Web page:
What the Latest Research Says about Recovery, Stigma, and the Language We Use
A recently published study out of the University of Pennsylvania Perelman School of Medicine provides further support for reducing the impact of stigma and stigmatizing language on individuals in recovery (Ashford, Brown, & Curtis, 2018). As a basis for their research, the authors cite previous studies that showed that stigmatizing language impacts those in recovery or those who would be in recovery. First, there is a negatively biased perception of people in recovery by the general public and peers that prevents many people from accessing care for substance use disorder (SUD) (Center for Behavioral Health Statistics and Quality, 2016).
In fact, data has indicated that approximately 28% of those who believe they need treatment cite stigma as the reason they do not seek or obtain treatment (Center for Behavioral Health Statistics and Quality, 2017).
The second impact comes from stigma affecting the quality of healthcare and recommendations for treatment, as provided by medical personnel to people in recovery, as well as the actual treatment people received once they were actually involved in treatment (van Boekel et al., 2013; Kelly and Westerhoﬀ, 2010). Citing earlier work by ways Goﬀman, (1963) and Link and Phelan (2001), authors based their study on a multidimensional construct of stigma involving a label and a stereotype. The label “The label (e.g., addict) links the person to a set of undesirable characteristics that work to form the stereotype (i.e., beliefs held about a group of people with a substance use disorder). When people link a certain label to a person, and they believe the stereotype, they react negatively to the person which in turn leads them to place a more social distance from the person, engage in discriminatory ways, or support potentially harmful activities to the stereotyped individual (Ashford, et.al, 2018.)”
The study involved administering two measures, the Go/No Association Task (GNAT) and a vignette-based social distance scale called the Bogardus Social Distance Scale (BSDS) to 1,288 subjects. The purpose was to identify labels with positive or negative associations and equated “good terms” with non- stigmatizing associations and “bad terms” with stigmatizing associations. The BSDS identified terms that led to negative beliefs and a tendency to create social distance, discrimination, or even harmful behaviors toward persons in recovery.
Results of the study have led the authors to encourage ending the use of the terms “addict”, “alcoholic”, “opioid addict”, and “substance abuser”. The study authors also support the use of “recurrence of use,” “pharmacotherapy,” “medication-assisted recovery,” and “long-term recovery” as appropriate as they are positive terms that do not promote stigma. These research results bring to the forefront the important fact that what we say and the words we use make a huge difference in reducing stigma and helping to remove some of the barriers to recovery faced by persons with substance use disorders. During Recovery Month and beyond, helpful infographics illustrating the “recovery dialects” (also available in Spanish) are useful tools we can use to share the latest evidence that guides behavioral health professionals.
2015 National survey on drug use and health: Detailed tables. Substance Abuse and Mental Health Services Administration Retrieved 9.14.2018 from: https://www.samhsa.gov/data/sites/default/files/NSDUH-DetTabs-2015/NSDUH-DetTabs-2015/NSDUH-DetTabs-2015.pdf .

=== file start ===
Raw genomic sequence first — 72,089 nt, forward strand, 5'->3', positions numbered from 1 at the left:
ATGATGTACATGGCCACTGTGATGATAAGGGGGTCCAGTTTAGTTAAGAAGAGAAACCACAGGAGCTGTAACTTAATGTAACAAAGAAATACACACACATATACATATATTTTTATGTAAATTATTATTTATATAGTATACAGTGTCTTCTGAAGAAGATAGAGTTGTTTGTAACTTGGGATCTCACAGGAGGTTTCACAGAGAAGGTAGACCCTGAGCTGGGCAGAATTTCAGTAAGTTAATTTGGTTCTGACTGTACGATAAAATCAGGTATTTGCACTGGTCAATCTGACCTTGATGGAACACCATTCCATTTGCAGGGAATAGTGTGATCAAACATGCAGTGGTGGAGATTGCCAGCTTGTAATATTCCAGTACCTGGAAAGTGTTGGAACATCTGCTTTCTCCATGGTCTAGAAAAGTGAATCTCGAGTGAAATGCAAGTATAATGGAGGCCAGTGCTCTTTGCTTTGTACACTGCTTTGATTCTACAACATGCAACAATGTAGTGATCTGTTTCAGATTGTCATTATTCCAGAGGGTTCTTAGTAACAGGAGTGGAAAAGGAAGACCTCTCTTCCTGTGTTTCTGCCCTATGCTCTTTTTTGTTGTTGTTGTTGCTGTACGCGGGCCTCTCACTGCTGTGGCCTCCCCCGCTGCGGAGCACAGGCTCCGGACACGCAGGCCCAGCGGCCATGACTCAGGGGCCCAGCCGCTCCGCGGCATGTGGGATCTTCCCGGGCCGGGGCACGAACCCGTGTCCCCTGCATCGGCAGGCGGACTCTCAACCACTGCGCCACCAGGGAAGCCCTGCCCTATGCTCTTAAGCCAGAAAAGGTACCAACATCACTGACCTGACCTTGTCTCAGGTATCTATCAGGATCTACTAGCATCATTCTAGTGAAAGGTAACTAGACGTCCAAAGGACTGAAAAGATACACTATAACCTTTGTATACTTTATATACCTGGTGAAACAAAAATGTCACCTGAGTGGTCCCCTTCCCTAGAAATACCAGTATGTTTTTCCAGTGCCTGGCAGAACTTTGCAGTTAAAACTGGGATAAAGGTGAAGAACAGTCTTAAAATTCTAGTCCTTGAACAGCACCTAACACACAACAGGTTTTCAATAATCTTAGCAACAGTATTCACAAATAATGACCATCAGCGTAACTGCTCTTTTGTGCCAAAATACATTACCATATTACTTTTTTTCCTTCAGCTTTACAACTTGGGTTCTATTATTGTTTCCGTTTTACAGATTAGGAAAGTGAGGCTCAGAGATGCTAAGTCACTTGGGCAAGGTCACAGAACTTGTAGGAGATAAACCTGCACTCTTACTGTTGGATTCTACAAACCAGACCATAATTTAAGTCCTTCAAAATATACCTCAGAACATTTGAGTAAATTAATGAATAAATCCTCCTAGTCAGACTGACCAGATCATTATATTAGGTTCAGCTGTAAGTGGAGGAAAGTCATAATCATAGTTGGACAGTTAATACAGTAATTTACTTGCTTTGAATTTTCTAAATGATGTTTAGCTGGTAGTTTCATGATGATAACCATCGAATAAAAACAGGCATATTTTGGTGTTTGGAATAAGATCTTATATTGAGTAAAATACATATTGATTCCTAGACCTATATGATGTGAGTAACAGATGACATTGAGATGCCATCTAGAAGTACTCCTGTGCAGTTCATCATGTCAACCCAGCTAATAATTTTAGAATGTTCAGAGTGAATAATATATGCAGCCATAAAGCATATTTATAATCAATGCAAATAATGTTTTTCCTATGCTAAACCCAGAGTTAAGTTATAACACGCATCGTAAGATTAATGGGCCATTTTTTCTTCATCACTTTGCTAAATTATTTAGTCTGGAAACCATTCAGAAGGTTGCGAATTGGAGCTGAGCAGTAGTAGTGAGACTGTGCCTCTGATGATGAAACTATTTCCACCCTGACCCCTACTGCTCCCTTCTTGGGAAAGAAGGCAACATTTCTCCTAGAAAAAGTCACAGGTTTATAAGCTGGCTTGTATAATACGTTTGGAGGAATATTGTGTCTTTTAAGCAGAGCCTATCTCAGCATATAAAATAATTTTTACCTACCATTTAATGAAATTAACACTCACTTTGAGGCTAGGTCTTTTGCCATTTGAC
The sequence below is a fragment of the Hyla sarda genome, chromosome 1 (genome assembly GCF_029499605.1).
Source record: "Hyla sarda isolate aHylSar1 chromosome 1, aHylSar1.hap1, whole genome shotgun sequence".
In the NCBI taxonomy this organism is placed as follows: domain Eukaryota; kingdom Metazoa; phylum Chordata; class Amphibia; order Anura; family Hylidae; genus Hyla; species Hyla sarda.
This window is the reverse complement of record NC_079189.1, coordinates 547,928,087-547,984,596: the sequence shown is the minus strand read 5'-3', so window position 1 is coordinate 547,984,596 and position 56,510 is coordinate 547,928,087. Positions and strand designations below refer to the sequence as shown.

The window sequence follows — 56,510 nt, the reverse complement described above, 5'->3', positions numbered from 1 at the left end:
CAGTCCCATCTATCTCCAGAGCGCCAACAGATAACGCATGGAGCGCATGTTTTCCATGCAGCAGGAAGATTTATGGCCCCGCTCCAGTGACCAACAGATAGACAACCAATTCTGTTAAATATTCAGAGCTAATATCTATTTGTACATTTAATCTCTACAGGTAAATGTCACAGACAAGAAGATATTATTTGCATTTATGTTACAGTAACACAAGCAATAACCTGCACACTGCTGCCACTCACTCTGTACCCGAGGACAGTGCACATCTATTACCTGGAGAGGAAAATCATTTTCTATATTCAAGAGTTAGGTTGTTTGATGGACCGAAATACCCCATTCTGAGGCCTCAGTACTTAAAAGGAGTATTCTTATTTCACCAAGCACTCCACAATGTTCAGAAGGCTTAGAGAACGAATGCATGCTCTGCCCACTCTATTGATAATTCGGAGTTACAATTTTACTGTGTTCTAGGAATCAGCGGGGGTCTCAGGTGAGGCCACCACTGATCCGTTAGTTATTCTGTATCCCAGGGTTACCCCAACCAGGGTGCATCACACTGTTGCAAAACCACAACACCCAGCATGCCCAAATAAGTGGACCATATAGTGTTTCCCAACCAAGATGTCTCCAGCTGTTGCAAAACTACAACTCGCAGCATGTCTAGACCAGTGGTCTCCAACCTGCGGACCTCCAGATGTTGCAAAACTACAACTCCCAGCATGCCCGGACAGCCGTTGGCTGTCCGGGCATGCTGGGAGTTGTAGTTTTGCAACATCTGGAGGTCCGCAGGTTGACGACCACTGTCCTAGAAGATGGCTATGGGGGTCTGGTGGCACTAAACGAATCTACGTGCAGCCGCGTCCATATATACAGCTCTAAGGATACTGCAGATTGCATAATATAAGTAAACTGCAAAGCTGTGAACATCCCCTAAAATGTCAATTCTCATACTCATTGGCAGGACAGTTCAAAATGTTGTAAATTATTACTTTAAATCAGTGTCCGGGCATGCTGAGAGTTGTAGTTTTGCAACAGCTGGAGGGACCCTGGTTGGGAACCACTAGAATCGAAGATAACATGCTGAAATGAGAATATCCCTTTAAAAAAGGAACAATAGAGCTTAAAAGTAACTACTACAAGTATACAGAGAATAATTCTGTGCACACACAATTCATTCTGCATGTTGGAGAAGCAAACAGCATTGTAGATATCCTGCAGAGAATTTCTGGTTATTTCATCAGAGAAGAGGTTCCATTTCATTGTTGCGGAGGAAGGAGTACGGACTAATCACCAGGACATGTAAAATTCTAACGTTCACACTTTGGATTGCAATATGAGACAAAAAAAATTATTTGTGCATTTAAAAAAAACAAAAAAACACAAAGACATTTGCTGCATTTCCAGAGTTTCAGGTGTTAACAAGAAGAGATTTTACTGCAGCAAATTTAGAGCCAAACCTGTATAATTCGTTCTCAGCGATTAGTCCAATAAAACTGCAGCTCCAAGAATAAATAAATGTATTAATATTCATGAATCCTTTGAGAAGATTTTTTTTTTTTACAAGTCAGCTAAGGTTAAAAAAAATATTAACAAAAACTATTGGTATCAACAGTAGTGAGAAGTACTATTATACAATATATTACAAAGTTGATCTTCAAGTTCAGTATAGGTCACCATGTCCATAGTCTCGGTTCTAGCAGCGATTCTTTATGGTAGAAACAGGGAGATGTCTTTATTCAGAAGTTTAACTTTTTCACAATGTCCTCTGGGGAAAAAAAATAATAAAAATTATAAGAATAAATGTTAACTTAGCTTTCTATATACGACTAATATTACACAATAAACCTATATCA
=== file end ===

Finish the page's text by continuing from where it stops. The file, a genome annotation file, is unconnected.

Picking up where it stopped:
Ashford, R. D., Brown, A. M., & Curtis, B. (2018). Substance use, recovery, and linguistics: The impact of word choice on explicit and implicit bias. Drug and Alcohol Dependence, 189, 131-138. doi: 10.1016/j.drugalcdep.2018.05.005 Retrieved 9.14.2018 from: https://www.ncbi.nlm.nih.gov/pubmed/29913324 .
Ashford, R. D., Brown, A. M., & Curtis, B. (2018). Systemic barriers in substance use disorder treatment: A prospective qualitative study of professionals in the field. Drug and Alcohol Dependence, 189, 62-69. doi: 10.1016/j.drugalcdep.2018.04.033 Retrieved 9.14.2018 from: https://www.ncbi.nlm.nih.gov/pubmed/29883870 .
Botticelli, M. P., & Koh, H. K. (2016). Changing the language of addiction. Jama, 316(13), 1361-1362. doi:10.1001/jama.2016.11874 Retrieved 9.14.2018 from: https://jamanetwork.com/journals/jama/fullarticle/2565298 .
Center for Behavioral Health Statistics and Quality, 2017. 2016 National Survey on Drug Use and Health: Detailed Tables. Substance Abuse and Mental Health Services Administration, Rockville, MD Retrieved 9.14.2018 from: https://www.samhsa.gov/data/sites/default/files/NSDUH-DetTabs-2016/NSDUH-DetTabs-2016.pdf .
Goffman, Erving. (1963) Stigma: notes on the management of spoiled identity Englewood Cliffs, N.J., Prentice-Hall.
Kelly, J. F., & Westerhoff, C. M. (2009;2010;). Does it matter how we refer to individuals with substance-related conditions? A randomized study of two commonly used terms. International Journal of Drug Policy, 21(3), 202-207. doi: 10.1016/j.drugpo.2009.10.010 Retrieved 9.14.2018 from: https://www.ncbi.nlm.nih.gov/pubmed/20005692 .
Link, B. G., & Phelan, J. C. (2001). Conceptualizing stigma. Annual Review of Sociology, 27(1), 363-385. doi: 10.1146/annurev.soc.27.1.363 Retrieved 9.14.2018 from: https://www.annualreviews.org/doi/abs/10.1146/annurev.soc.27.1.363 .
van Boekel, L. C., Brouwers, E. P. M., van Weeghel, J., & Garretsen, H. F. L. (2013). Stigma among health professionals towards patients with substance use disorders and its consequences for healthcare delivery: Systematic review. Drug and Alcohol Dependence, 131(1), 23-35. doi: 10.1016/j.drugalcdep.2013.02.018 Retrieved 9.14.2018 from: https://www.ncbi.nlm.nih.gov/pubmed/23490450 .